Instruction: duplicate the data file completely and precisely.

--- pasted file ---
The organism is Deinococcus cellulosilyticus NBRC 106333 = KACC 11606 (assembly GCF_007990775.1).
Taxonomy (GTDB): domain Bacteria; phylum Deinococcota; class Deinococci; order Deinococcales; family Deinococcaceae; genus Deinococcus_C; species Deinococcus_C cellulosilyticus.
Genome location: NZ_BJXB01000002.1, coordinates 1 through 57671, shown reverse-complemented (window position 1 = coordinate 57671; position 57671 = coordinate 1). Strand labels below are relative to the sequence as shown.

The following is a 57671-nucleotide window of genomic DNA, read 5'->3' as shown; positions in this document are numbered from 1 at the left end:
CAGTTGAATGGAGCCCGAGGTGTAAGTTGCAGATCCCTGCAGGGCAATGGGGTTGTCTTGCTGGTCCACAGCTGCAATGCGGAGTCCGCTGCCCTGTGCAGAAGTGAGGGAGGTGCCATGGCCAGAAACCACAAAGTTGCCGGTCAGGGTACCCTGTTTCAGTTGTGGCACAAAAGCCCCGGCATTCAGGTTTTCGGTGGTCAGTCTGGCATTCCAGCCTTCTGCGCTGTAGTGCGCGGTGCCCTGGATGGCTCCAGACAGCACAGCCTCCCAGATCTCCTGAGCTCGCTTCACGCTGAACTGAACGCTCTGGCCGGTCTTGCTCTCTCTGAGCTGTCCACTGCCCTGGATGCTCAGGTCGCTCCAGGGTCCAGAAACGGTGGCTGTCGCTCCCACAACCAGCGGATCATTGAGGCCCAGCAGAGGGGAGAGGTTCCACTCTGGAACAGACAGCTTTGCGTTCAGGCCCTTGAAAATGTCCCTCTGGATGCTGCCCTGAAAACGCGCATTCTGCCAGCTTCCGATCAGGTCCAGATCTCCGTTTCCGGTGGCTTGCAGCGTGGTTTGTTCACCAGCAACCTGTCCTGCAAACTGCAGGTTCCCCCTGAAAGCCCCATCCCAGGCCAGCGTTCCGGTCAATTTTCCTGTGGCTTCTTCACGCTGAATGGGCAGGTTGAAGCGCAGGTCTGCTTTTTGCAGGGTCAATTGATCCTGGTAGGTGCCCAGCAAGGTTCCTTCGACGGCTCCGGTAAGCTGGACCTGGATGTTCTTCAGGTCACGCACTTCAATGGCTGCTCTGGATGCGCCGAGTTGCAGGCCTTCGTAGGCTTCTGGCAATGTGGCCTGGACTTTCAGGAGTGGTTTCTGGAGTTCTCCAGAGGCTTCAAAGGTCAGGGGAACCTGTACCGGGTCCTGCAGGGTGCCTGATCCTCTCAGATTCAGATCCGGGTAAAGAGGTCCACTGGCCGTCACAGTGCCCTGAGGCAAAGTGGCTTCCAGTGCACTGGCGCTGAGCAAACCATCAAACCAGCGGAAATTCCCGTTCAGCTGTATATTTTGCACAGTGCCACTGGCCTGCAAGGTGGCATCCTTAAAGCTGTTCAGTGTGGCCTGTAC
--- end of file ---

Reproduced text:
The organism is Deinococcus cellulosilyticus NBRC 106333 = KACC 11606 (assembly GCF_007990775.1).
Taxonomy (GTDB): domain Bacteria; phylum Deinococcota; class Deinococci; order Deinococcales; family Deinococcaceae; genus Deinococcus_C; species Deinococcus_C cellulosilyticus.
Genome location: NZ_BJXB01000002.1, coordinates 1 through 57671, shown reverse-complemented (window position 1 = coordinate 57671; position 57671 = coordinate 1). Strand labels below are relative to the sequence as shown.

The following is a 57671-nucleotide window of genomic DNA, read 5'->3' as shown; positions in this document are numbered from 1 at the left end:
CAGTTGAATGGAGCCCGAGGTGTAAGTTGCAGATCCCTGCAGGGCAATGGGGTTGTCTTGCTGGTCCACAGCTGCAATGCGGAGTCCGCTGCCCTGTGCAGAAGTGAGGGAGGTGCCATGGCCAGAAACCACAAAGTTGCCGGTCAGGGTACCCTGTTTCAGTTGTGGCACAAAAGCCCCGGCATTCAGGTTTTCGGTGGTCAGTCTGGCATTCCAGCCTTCTGCGCTGTAGTGCGCGGTGCCCTGGATGGCTCCAGACAGCACAGCCTCCCAGATCTCCTGAGCTCGCTTCACGCTGAACTGAACGCTCTGGCCGGTCTTGCTCTCTCTGAGCTGTCCACTGCCCTGGATGCTCAGGTCGCTCCAGGGTCCAGAAACGGTGGCTGTCGCTCCCACAACCAGCGGATCATTGAGGCCCAGCAGAGGGGAGAGGTTCCACTCTGGAACAGACAGCTTTGCGTTCAGGCCCTTGAAAATGTCCCTCTGGATGCTGCCCTGAAAACGCGCATTCTGCCAGCTTCCGATCAGGTCCAGATCTCCGTTTCCGGTGGCTTGCAGCGTGGTTTGTTCACCAGCAACCTGTCCTGCAAACTGCAGGTTCCCCCTGAAAGCCCCATCCCAGGCCAGCGTTCCGGTCAATTTTCCTGTGGCTTCTTCACGCTGAATGGGCAGGTTGAAGCGCAGGTCTGCTTTTTGCAGGGTCAATTGATCCTGGTAGGTGCCCAGCAAGGTTCCTTCGACGGCTCCGGTAAGCTGGACCTGGATGTTCTTCAGGTCACGCACTTCAATGGCTGCTCTGGATGCGCCGAGTTGCAGGCCTTCGTAGGCTTCTGGCAATGTGGCCTGGACTTTCAGGAGTGGTTTCTGGAGTTCTCCAGAGGCTTCAAAGGTCAGGGGAACCTGTACCGGGTCCTGCAGGGTGCCTGATCCTCTCAGATTCAGATCCGGGTAAAGAGGTCCACTGGCCGTCACAGTGCCCTGAGGCAAAGTGGCTTCCAGTGCACTGGCGCTGAGCAAACCATCAAACCAGCGGAAATTCCCGTTCAGCTGTATATTTTGCACAGTGCCACTGGCCTGCAAGGTGGCATCCTTAAAGCTGTTCAGTGTGGCCTGTAC